I’m a little behind but here are the results from the last Neuse run on 9 July. It’s crazy how things have changed since spring when the estuary was basically a river. Salinities in the bottom waters of the lower estuary are as high as I remember seeing. The only other time that bottom waters at 180 have been this high was on 5 Oct 2002. Neuse river flows do not indicate that we are in as significant of a drought as in 2002. So, I think something on the ocean-side of the estuary might be playing a role in the high salinities and plan to see what our physical oceanographers think. The estuary was strongly stratified from New Bern to the mouth. Bottom waters were anoxic along much of the transect as evidenced by a strong sulfide smell. The crew will be out again next week.
Resurgent algal blooms in Chowan River, Edenton Bay, Albemarle Sound and Little River. Read the article by Emily Davis in the NC Health News featuring Dr. Hans Paerl and Dr. Nathan Hall below
Uncharted Waters Ahead for Albemarle’s Returning Algae Blooms
Greetings from Gibraltar Island, Ohio State Univ. Lab, out in Lake Erie, where we’re getting our first bioassay set up with Maumee Bay and Sandusky Bay water… Great weather here after a set of T-storms came through last nite. Hopefully good weather this week.
Cheers, Karen, Haley, Malcolm and Hans
XuHai and Hans are cookin up some “cyano soup”.
Collected Taihu stations today and was amazed at how buoyant the cyanos (mostly Microcystis) are right now. Within 30 seconds they went from a shaken suspended state to surface scum formation. Have a look.
Hey folks: Here’s some real bloom dynamics at Taihu. No photoshop stuff!! ☺
Within a week here the bloom has gone from bright green N sufficient to N limited, and last year we tested it with a 2- day nutrient addition bioassay, where we were able to make it N sufficient again by adding NO3. All the green Cubitainers received N.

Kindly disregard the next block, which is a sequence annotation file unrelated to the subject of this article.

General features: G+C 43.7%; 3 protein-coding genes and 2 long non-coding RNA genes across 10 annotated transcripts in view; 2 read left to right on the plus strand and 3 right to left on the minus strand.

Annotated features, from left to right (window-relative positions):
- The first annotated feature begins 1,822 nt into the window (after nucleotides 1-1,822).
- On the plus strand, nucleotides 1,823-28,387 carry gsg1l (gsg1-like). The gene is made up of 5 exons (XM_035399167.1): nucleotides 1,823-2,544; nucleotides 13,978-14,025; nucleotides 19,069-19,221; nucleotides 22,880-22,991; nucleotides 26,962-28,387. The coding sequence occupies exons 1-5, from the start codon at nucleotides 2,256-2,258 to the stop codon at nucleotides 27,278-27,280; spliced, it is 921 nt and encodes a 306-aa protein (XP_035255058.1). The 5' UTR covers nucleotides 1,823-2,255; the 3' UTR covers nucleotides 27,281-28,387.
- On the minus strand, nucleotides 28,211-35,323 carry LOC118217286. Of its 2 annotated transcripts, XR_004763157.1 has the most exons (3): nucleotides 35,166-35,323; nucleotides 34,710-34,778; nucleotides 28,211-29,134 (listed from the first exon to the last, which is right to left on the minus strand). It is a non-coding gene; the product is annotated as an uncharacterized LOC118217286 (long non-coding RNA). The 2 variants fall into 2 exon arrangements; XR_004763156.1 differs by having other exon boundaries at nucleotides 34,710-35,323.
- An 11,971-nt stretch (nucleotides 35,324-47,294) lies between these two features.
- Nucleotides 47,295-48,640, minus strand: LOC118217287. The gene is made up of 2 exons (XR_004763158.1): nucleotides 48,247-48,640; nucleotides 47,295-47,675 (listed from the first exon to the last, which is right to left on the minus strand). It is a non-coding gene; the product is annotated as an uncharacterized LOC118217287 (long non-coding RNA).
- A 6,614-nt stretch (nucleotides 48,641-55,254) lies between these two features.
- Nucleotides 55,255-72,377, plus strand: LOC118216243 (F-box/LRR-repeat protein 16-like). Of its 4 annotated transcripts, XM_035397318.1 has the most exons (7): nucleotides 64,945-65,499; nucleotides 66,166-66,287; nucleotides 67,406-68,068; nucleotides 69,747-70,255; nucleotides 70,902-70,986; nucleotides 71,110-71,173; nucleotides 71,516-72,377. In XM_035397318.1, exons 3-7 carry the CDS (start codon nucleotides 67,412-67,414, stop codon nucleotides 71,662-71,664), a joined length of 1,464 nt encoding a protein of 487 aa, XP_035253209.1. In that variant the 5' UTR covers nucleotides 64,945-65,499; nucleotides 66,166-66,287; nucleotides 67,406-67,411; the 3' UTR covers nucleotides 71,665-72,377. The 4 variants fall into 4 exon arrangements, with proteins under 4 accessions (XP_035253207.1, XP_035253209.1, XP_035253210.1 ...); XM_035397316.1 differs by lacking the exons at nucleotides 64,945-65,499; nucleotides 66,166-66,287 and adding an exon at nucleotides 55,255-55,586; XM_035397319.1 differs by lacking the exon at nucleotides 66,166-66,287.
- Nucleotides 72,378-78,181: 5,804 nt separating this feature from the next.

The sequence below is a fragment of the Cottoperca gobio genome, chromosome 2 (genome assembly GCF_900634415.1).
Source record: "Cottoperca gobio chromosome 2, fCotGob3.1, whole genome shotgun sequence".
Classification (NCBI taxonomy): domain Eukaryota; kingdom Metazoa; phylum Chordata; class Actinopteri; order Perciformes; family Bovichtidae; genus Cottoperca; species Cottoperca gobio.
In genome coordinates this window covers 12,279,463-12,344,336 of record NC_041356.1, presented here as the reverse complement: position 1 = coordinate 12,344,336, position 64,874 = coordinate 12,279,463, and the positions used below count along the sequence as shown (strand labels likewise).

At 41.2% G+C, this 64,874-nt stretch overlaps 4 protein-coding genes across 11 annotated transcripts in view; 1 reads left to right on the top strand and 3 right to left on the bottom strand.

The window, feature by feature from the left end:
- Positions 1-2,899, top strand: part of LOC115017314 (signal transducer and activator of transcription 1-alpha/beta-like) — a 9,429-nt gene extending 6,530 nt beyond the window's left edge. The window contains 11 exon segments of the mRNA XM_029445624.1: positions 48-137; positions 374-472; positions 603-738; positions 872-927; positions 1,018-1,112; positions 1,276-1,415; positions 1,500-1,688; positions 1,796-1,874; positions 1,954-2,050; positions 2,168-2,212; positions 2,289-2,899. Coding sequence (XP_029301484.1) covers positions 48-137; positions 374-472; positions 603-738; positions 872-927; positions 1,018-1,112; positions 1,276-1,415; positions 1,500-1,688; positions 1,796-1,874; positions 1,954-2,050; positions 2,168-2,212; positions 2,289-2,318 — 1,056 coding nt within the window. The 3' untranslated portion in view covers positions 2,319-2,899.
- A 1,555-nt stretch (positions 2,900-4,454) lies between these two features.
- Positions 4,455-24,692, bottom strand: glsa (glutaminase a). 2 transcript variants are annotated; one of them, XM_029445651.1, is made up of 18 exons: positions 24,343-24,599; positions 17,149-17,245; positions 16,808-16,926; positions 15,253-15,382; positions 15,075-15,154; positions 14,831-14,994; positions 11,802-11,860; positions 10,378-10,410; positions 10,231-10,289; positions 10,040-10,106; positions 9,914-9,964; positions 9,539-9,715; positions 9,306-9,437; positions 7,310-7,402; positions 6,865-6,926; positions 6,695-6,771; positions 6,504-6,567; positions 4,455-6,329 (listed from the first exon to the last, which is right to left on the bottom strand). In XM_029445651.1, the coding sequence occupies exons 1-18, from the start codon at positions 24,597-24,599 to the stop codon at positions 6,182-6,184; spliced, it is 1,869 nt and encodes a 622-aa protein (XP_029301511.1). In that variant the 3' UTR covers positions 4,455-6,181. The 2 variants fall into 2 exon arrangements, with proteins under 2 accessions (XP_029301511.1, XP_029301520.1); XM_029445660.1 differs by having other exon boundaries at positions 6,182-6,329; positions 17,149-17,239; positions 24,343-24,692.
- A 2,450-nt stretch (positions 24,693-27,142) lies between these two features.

For two and a half decades, ModMon has provided valuable information on water quality and habitat conditions in the Neuse River Estuary and Pamlico Sound. These data are crucial for evaluating how conditions are changing in response to human and climatic pressures. ModMon has also served as a platform to support research projects aimed at figuring out how estuaries work from ecological, geological, physical, and biogeochemical perspectives.
Conditions on 4 June 2019 were pretty typical for this time of year. Salinities ranged from zero above New Bern to a maximum of about 15 in the bottom waters near the mouth. Stratification was not particularly intense except at station 160 which was influenced by saltier bottom water likely from the Intracoastal Waterway. Hypoxic conditions occurred throughout most of the length of the estuary but were confined to a thin, ~1 m thick, layer near the bottom. A zone of high DO, high pH, and high chlorophyll a was observed at station 30 near New Bern. Microscopic examination of surface waters from station 30 revealed a high concentration of cryptophytes that are generally good food for higher trophic levels, and don’t cause problems.
June commemorates the ModMon project, launching 25 years ago.
During the past two and a half decades, ModMon has supported over 80 publications and reports in premier, peer-reviewed journals and books. These publications have had major impacts on research, management and decision-making concerning North Carolinas estuaries.
A bit about ModMon